Victoria Louise Massey Mabie, known as Louise Massey, country and western singer, was born Victoria Louise Massey in Midland, Texas, on August 10, 1902. She was the daughter of Henry Massey. Labeled the "original rhinestone cowgirl" by later generations, she was known for her spectacular costumes and ladylike style on stage and for recording in both English and Spanish. Her career, which lasted from 1918 to 1950, marked a time when women first became prominent in country music. She formed a band in 1918 with her father, husband Milt Mabie, and two brothers. The band, based in Roswell, New Mexico, was first called the Massey Family Band and then Louise Massey and the Westerners.
After playing local venues and touring the Texas area, the band auditioned for a music show, "The Red Path Chautauqua." The success of the audition led to a two-year tour of the United States and Canada. In 1930 the Westerners signed a five-year contract with CBS radio in Kansas City, Missouri. In 1934 their song "When the White Azaleas Start Blooming" was released; it sold three million copies. Other hit songs included "South of the Border (Down Mexico Way)" and "My Adobe Hacienda." The latter, cowritten by Massey and Lee Penny, had the distinction of being listed on both the hillbilly and the pop charts simultaneously, causing some to classify it as the first-ever crossover hit.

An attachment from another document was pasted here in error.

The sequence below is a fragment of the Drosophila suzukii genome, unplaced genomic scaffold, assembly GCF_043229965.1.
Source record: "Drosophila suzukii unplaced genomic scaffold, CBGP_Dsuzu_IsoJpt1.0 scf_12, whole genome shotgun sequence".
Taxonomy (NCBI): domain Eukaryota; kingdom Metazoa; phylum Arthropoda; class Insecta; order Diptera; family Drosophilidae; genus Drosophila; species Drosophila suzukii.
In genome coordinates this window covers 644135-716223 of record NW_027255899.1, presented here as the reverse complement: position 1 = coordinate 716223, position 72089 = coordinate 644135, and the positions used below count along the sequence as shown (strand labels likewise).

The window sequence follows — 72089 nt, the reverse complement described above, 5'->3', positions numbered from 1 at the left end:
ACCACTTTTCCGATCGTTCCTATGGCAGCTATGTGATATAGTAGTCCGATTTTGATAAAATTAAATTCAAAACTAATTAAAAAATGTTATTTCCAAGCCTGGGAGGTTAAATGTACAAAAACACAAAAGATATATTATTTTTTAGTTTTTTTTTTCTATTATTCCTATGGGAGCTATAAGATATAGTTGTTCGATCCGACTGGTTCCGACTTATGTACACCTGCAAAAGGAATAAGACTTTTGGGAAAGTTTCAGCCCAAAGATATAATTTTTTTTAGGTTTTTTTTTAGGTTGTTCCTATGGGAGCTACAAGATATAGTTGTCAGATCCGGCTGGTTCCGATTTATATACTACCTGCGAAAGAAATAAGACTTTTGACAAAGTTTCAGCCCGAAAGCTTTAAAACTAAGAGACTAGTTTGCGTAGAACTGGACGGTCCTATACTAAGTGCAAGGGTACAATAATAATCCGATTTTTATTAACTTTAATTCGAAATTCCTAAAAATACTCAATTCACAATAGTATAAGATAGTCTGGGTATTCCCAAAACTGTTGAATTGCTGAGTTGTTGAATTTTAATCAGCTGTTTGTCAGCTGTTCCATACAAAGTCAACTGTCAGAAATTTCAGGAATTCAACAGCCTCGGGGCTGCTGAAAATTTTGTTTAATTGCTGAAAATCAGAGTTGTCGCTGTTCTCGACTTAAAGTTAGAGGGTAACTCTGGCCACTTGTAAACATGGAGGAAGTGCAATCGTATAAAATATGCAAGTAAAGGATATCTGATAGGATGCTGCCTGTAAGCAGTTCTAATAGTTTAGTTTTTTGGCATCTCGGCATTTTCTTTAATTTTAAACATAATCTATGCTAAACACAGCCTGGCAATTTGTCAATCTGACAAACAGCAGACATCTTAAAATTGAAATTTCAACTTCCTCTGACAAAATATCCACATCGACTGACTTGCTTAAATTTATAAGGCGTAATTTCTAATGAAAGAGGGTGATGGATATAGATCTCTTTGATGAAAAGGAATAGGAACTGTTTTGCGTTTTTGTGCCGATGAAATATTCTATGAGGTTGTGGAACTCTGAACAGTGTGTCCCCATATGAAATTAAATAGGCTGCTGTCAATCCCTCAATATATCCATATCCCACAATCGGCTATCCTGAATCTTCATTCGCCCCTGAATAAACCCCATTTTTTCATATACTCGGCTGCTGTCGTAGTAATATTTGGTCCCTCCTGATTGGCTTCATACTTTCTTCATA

In 1938 Louise Massey began recording and singing for NBC programs in New York. She retired in 1950 to the Hondo Valley in Lincoln County, New Mexico. She and her husband had one daughter, Joy. Louise Massey was inducted into the National Cowgirl Hall of Fame in 1982. She died in San Angelo, Texas, on June 20, 1983.